“When day came, there being nothing of the schooner, I turned my face to the land and journeyed into it that I might get food and look upon the faces of the people. And when I came to a house I was taken in and given to eat, for I had learned their speech, and the white men are ever kindly. And it was a house bigger than all the houses built by us and our fathers before us.”
“It was a mighty house,” Koogah said, masking his unbelief with wonder.
“And many trees went into the making of such a house,” Opee-Kwan added, taking the cue.
“That is nothing.” Nam-Bok shrugged his shoulders in belittling fashion. “As our houses are to that house, so that house was to the houses I was yet to see.”
“And they are not big men?”
“Nay; mere men like you and me,” Nam-Bok answered. “I had cut a stick that I might walk in comfort, and remembering that I was to bring report to you, my brothers, I cut a notch in the stick for each person who lived in that house. And I stayed there many days, and worked, for which they gave me _money_–a thing of which you know nothing, but which is very good.
“And one day I departed from that place to go farther into the land. And as I walked I met many people, and I cut smaller notches in the stick, that there might be room for all. Then I came upon a strange thing. On the ground before me was a bar of iron, as big in thickness as my arm, and a long step away was another bar of iron—-”
“Then wert thou a rich man,” Opee-Kwan asserted; “for iron be worth more than anything else in the world. It would have made many knives.”
“Nay, it was not mine.”
“It was a find, and a find be lawful.”
“Not so; the white men had placed it there. And further, these bars were so long that no man could carry them away–so long that as far as I could see there was no end to them.”
“Nam-Bok, that is very much iron,” Opee-Kwan cautioned.
“Ay, it was hard to believe with my own eyes upon it; but I could not gainsay my eyes. And as I looked I heard …” He turned abruptly upon the head man. “Opee-Kwan, thou hast heard the sea-lion bellow in his anger. Make it plain in thy mind of as many sea-lions as there be waves to the sea, and make it plain that all these sea-lions be made into one sea-lion, and as that one sea-lion would bellow so bellowed the thing I heard.”
The fisherfolk cried aloud in astonishment, and Opee-Kwan’s jaw lowered and remained lowered.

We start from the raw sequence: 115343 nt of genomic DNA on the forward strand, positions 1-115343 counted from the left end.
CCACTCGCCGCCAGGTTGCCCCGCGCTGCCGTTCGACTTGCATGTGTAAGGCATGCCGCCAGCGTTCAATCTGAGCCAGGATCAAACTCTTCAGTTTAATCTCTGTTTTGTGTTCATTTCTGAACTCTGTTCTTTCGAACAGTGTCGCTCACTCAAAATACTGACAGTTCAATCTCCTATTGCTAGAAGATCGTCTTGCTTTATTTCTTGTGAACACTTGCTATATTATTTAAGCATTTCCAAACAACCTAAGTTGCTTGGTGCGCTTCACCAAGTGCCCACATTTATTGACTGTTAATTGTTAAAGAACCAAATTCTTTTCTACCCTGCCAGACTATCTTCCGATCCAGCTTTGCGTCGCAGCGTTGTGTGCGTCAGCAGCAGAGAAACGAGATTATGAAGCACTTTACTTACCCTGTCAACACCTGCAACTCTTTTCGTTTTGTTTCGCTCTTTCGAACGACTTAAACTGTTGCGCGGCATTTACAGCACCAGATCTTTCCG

“And in the distance I saw a monster like unto a thousand whales. It was one-eyed, and vomited smoke, and it snorted with exceeding loudness. I was afraid and ran with shaking legs along the path between the bars. But it came with speed of the wind, this monster, and I leaped the iron bars with its breath hot on my face …”
Opee-Kwan gained control of his jaw again. “And–and then, O Nam-Bok?”
“Then it came by on the bars, and harmed me not; and when my legs could hold me up again it was gone from sight. And it is a very common thing in that country. Even the women and children are not afraid. Men make them to do work, these monsters.”
“As we make our dogs do work?” Koogah asked, with sceptic twinkle in his eye.
“Ay, as we make our dogs do work.”
“And how do they breed these–these things?” Opee-Kwan questioned.
“They breed not at all. Men fashion them cunningly of iron, and feed them with stone, and give them water to drink. The stone becomes fire, and the water becomes steam, and the steam of the water is the breath of their nostrils, and–”
“There, there, O Nam-Bok,” Opee-Kwan interrupted. “Tell us of other wonders. We grow tired of this which we may not understand.”
“You do not understand?” Nam-Bok asked despairingly.
“Nay, we do not understand,” the men and women wailed back. “We cannot understand.”
Nam-Bok thought of a combined harvester, and of the machines wherein visions of living men were to be seen, and of the machines from which came the voices of men, and he knew his people could never understand.
“Dare I say I rode this iron monster through the land?” he asked bitterly.
Opee-Kwan threw up his hands, palms outward, in open incredulity. “Say on; say anything. We listen.”
“Then did I ride the iron monster, for which I gave money–”
“Thou saidst it was fed with stone.”